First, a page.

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Northwestern University and Evanston's Only Daily News Source Since 1881

The Daily Northwestern

Northwestern University and Evanston's Only Daily News Source Since 1881

The Daily Northwestern

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Reel Thoughts: ‘A Haunting in Venice’ sees Hercule Poirot reinvented for a spooky, successful sequel

Illustration by Danny O’Grady
Hercule Poirot confronts the supernatural in Kenneth Branagh’s latest Agatha Christie adaptation.

“A Haunting In Venice,” the latest installment in director Kenneth Branagh’s reboot of Hercule Poirot (played by Branagh himself), sets itself apart from its predecessors –– and not just by way of venue. 

Agatha Christie’s detective, now in Italy, still brandishes his handlebar mustache but is faced with a new kind of dilemma. His sound faith in rationality enters the limelight when his self-possessed author friend Ariadne Oliver (Tina Fey) invites him to disprove a seance. “I found something. I’ve looked at it from every which way,” she tells him. “I am the smartest person I’ve ever met, and I can’t figure it out. So I came to the second.”

But their initial encounter is underscored by something else too — Poirot’s lost sense of purpose. Now holed up in Venice, he is no longer accepting cases. As Oliver puts it, “Venice, a gorgeous relic sinking into the sea, just like your mind without a challenge.”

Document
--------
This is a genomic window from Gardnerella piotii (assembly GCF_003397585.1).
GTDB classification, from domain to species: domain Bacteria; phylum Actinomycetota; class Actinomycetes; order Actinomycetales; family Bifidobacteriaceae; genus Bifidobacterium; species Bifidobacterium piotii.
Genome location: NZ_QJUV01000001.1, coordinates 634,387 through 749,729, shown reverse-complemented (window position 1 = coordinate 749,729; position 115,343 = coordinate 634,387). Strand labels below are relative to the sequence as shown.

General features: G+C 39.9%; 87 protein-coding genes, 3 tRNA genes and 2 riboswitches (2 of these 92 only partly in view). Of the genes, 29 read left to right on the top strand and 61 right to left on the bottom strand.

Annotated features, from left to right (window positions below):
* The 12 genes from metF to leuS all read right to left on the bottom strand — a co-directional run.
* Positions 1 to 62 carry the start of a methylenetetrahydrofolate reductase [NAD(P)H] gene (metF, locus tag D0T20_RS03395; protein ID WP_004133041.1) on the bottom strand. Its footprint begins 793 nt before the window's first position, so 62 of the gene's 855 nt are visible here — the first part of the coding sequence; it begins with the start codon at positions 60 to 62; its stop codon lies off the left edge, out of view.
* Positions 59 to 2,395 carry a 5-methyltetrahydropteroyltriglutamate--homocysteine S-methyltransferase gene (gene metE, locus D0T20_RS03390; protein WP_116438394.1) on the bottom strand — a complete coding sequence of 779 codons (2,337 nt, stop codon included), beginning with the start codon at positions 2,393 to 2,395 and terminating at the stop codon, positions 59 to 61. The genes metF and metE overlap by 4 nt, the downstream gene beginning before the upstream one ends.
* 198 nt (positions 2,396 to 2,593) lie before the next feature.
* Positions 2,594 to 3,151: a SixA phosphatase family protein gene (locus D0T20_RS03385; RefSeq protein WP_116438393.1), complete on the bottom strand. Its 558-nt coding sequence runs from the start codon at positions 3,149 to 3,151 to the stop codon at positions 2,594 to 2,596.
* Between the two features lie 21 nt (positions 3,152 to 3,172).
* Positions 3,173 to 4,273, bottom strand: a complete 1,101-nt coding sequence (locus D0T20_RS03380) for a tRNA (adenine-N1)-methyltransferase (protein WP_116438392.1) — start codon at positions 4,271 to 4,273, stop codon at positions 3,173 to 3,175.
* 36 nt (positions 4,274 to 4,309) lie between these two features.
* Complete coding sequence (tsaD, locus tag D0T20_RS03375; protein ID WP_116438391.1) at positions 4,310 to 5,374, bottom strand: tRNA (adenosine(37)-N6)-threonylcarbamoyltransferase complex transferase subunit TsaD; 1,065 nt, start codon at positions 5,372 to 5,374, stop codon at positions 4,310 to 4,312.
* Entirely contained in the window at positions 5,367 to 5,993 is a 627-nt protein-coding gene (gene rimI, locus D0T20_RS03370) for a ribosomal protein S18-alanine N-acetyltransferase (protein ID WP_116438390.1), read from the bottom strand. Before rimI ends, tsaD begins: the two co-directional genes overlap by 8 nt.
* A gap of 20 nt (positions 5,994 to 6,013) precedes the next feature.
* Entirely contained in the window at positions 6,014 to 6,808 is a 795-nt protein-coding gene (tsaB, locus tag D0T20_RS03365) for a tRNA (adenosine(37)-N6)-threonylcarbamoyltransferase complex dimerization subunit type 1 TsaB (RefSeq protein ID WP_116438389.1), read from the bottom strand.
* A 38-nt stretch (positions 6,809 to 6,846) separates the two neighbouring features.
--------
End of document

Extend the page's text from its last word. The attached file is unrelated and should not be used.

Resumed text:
The film’s setting and score are cliché but effective, taking the viewer back to a 1947 version of the floating city when bridges did not connect every island and the police force was helpless to ward off the city’s ghosts. Icelandic composer Hildur Guðnadóttir (“Tár,” “Sicario” and “Joker”) shows her range in a score that reflects both a post-war era Italy and a haunted palazzo. 

The movie’s filmmaking is on point. The tilted Dutch angles lose their luster after a while but set the tone for a psychologically unsettling mood while intimate close-ups animate the characters’ range of emotion. Candlelit backgrounds and well-placed flashbacks do well to immerse the audience and reveal more and more of the plot. 

Poirot soon encounters the psychic Mrs. Reynolds, played by Michelle Yeoh (“Everything Everywhere All at Once”), to whom he plainly says, “I must tell you, Madam, I have been all my life uncharmed by your kind… Opportunists who prey on the vulnerable.”

For Poirot, Mrs. Reynolds is not his ultimate foe but rather an exemplification of the meta-problem he has spent his life trying to solve: Does life contain anything beyond abstract rationality? 

The version of Poirot in “A Haunting in Venice” is no more rational than his first two appearances, but he does seem to be searching for something he couldn’t find before. This murder gives him a chance. Therefore, Branagh succeeds in revivifying Poirot’s sense of purpose and elevating the eerie atmosphere from cheap whodunit to something with value for its characters. 

Like the movies before it, the film exhibits fair play, so a keen viewer may be able to spot the culprit before it is revealed. However, this mystery is substantially more complex, more akin to “And Then There Were None” than “Death on the Nile.”

The movie has been slower out of the gate than the last two, earning only $40 million in box office earnings so far on a budget of $60 million. However, fans of Branagh’s Poirot should take the time to see this unique adaptation that manages to weave something meaningful into an otherwise spooky evening.

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